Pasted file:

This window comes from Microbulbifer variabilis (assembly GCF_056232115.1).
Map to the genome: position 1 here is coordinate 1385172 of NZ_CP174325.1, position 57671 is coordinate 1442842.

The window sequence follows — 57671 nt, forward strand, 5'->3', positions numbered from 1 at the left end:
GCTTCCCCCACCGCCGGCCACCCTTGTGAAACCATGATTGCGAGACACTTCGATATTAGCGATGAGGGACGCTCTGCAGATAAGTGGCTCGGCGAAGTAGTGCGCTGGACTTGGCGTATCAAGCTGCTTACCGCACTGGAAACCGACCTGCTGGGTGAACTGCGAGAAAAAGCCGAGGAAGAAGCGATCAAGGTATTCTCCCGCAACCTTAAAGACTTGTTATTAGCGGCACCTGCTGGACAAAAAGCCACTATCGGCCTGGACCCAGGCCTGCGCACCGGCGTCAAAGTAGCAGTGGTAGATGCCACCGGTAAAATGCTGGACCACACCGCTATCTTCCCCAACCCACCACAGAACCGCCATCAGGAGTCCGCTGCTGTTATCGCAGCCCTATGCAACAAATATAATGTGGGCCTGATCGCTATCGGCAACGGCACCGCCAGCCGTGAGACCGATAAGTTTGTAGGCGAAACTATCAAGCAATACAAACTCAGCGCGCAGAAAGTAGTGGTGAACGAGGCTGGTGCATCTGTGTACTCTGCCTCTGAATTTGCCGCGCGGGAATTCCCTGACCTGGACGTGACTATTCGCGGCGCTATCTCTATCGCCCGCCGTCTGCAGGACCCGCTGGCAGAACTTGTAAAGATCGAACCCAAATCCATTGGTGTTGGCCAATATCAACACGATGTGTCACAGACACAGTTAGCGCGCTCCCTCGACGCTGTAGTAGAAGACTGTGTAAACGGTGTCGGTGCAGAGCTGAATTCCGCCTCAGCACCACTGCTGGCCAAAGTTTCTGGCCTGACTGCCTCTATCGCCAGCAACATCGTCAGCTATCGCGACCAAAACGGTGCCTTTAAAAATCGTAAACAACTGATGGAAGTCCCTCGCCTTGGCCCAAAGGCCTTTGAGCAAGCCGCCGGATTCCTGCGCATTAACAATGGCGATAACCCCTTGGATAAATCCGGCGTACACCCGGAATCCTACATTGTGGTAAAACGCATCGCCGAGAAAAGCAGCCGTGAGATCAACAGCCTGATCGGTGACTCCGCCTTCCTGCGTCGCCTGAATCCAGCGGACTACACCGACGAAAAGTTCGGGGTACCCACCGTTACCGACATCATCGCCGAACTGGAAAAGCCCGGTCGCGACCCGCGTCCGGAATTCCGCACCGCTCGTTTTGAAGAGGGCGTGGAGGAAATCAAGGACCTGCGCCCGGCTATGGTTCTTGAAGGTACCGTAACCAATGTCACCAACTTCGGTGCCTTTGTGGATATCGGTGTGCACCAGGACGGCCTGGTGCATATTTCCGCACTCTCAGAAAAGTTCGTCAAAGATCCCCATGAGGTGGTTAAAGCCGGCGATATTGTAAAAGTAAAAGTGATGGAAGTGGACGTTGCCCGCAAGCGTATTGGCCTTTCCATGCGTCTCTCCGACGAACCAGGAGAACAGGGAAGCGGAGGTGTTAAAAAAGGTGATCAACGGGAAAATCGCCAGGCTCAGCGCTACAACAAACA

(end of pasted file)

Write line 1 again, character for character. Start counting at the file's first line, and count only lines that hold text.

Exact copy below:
This window comes from Microbulbifer variabilis (assembly GCF_056232115.1).